• Many patients experience resistance to TKI treatment, requiring a switch to an alternative TKI.1,2
  • According to European LeukemiaNet (ELN) recommendations, resistance is the failure to achieve BCR-ABL1 ≤1% (complete cytogenetic response [CCyR]) at 12 months of 1L or 2L treatment.1,3
  • Resistance rates remain high during 2L treatment also:


60_70 percent

60–70% of patients fail to achieve MMR4

50–56 percent

50–56% of patients fail to achieve CCyR4

Image: Illustration of a patient and doctor standing side-by-side, the doctor placing a reassuring hand on the patient.
  • Existing guidelines from the ELN, National Comprehensive Cancer Network (NCCN), and British Society for Haematology (BSH) provide important information on treatment and monitoring of response for 1L and 2L therapies.1,5,6

Icon 1: Patient.

Patients on TKI therapy should be monitored every 3 months until achieving a stable MMR and at 3–6-monthly intervals afterwards1,5,6

Icon 2: Tablets.

Tolerance to treatment should also be regularly monitored1,5,6

Icon 3: Doctor.

Close monitoring of both response and tolerance to treatment is essential to avoid giving patients suboptimal/ inappropriate treatment1,5,6


Optimal Treatment Response Milestones

Table 1: Optimal treatment response milestones for 1L and 2L TKI therapy as per ELN recommendations1 

BASELINE NA High-risk ACA, high-risk ELTS score NA
3 MONTHS ≤10% >10% >10% if confirmed within 1–3 months
6 MONTHS ≤1% >1%–10% >10%
12 MONTHS ≤0.1% (MMR) >0.1%–1% >1%
ANY TIME ≤0.1% >0.1%–1%

Loss of MMRa
>1%, resistance mutations, high-risk ACA

ACA, additional chromosome abnormalities in Ph+ cells; ELTS, EUTOS long-term survival score; IS, international scale; MMR, major molecular response; NA, not applicable; TFR, treatment-free remission.
For patients aiming at TFR, the optimal response (at any time) is BCR-ABL1 ≤ 0.01% (MR4).
A change of treatment may be considered if MMR is not reached by 36–48 months.
aLoss of MMR (BCR-ABL1 > 0.1%) indicates failure after TFR
Table adapted from Hochhaus A, et al. Leukemia. 2020;34:966–84.

Click here for more information on optimal molecular response monitoring


Emergence of new mutations can be problematic

  • Sequential treatment with TKIs can result in the emergence of new mutations, which in turn can decrease patient sensitivity to other TKIs.4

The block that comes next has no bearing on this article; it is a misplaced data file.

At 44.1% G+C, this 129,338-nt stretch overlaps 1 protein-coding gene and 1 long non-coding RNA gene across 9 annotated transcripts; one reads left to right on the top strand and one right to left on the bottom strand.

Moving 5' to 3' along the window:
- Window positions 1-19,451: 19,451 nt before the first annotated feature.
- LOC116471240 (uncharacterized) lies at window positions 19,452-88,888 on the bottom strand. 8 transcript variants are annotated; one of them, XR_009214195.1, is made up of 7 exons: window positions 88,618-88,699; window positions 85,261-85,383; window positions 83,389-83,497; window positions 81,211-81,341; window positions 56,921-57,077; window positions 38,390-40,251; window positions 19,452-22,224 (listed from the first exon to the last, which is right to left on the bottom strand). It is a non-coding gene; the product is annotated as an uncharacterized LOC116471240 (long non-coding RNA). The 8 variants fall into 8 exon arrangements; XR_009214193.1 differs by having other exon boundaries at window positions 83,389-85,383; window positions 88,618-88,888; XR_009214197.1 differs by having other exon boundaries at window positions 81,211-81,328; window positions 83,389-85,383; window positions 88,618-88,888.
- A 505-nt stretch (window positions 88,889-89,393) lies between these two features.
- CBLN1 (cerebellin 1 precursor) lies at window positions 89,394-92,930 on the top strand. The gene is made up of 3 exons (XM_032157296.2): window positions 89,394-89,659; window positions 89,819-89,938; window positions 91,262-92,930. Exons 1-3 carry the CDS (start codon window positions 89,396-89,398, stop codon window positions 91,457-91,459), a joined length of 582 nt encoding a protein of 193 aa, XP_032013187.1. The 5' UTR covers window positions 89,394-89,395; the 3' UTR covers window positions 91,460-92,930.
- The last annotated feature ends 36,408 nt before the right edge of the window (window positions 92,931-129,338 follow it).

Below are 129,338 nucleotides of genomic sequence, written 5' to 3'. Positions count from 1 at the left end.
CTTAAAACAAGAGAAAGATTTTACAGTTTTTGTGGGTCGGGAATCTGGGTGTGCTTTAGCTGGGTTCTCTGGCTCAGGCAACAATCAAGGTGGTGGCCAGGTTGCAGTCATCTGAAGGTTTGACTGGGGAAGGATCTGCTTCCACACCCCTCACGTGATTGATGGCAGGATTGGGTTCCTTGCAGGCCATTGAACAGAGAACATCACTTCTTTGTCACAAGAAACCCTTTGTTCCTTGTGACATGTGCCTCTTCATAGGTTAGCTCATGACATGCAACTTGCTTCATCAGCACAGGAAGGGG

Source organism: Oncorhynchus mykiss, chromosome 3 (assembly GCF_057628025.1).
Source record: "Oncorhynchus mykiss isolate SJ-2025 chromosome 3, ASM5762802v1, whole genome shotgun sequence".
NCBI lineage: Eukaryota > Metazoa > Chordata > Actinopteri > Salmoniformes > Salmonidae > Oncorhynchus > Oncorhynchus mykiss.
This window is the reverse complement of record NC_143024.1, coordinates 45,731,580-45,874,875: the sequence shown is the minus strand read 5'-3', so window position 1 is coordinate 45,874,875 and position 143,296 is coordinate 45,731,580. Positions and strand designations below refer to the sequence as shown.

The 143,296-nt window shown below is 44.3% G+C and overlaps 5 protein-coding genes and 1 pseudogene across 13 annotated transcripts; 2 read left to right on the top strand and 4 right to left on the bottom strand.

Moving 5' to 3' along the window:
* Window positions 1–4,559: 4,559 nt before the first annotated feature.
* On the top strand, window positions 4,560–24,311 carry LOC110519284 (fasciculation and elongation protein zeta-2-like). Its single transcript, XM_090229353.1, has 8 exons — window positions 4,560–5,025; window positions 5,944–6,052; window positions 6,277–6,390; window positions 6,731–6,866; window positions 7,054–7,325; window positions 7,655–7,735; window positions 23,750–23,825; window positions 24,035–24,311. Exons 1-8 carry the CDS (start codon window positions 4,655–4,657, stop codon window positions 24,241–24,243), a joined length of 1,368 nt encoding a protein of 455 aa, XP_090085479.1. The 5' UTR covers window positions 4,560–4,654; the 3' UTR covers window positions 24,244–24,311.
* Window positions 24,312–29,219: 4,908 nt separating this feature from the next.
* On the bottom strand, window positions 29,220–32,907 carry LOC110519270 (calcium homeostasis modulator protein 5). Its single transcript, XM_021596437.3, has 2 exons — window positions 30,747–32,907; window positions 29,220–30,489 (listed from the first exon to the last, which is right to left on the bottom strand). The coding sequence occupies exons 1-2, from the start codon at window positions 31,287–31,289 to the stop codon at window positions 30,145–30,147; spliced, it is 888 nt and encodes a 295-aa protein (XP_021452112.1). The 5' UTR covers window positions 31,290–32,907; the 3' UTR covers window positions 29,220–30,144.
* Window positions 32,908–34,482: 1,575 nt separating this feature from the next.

• More than 100 different BCR-ABL1 kinase domain mutations that affect TKI binding have been reported.7     
  • The BCR-ABL1 T315I gate-keeper mutation is resistant to all approved ATP binding site-targeting TKIs, except ponatinib.4 
  • Patients who develop new mutations in later lines of therapy have fewer treatment options due to limited sensitivity to remaining TKIs.4


Guidelines are key for better treatment outcomes

  • It is possible that ELN and BSH monitoring recommendations may not be consistently implemented.8,9
    • Patients did not have assessments at recommended intervals     
    • Monitoring was conducted less frequently than recommended
    • Real-world evidence showed that although sensitivity monitoring is recommended, it is not always performed10
  • Patients without frequent molecular monitoring are at higher risk of disease progression,8,9 so it is crucial to follow ELN and BSH monitoring and treatment recommendations.
  • There is a lack of precise treatment guidelines for patients failing 2L therapy.4


Important considerations for personalised care

  • Several factors affect the choice of TKI for treatment, including line of treatment (frontline vs later lines), Sokal risk score, additional mutations/aberrations, age, co-morbidities, and cardiovascular risk factors.
  • Treatment should be tailored to each patient’s specific profile to increase the likelihood of response and minimise AEs.7     
  • In addition, since several different mutations result in treatment resistance, selecting the right drug for a particular patient is imperative.


Guidelines and recommendations

ELN 2020 guidelines: https://www.nature.com/articles/s41375-020-0776-2

BSH 2020 guidelines: https://onlinelibrary.wiley.com/doi/full/10.1111/bjh.16971



  1. Hochhaus A, et al. Leukemia. 2020;34:966–84.
  2. Hochhaus A, et al. Leukemia. 2020;34:1495–1502. 
  3. Baccarani M, et al. Blood. 2013;122(6):872–884. 
  4. Cortes J, et al. J Hematol Oncol. 2021;14(1):44.
  5. National Comprehensive Cancer Network. NCCN: Clinical practice guidelines in oncology. Chronic Myeloid Leukemia V2.2021.
  6. Smith G, et al. Br J Haematol. 191:171–193.
  7. Hochhaus A, et al. Ann Oncol. 2017;28(Suppl 4):iv41–iv51.
  8. Milojkovic D, et al. Br J Haematol. 2021;192:62–74.
  9. Goldberg S, et al. J Oncol Pract. 2015;11. 10.1200/JOP.2014.001099.
  10. Atallah EL, et al. J Clin Oncol. 2020;38(15):7548.
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UK | January 2022 | 153110

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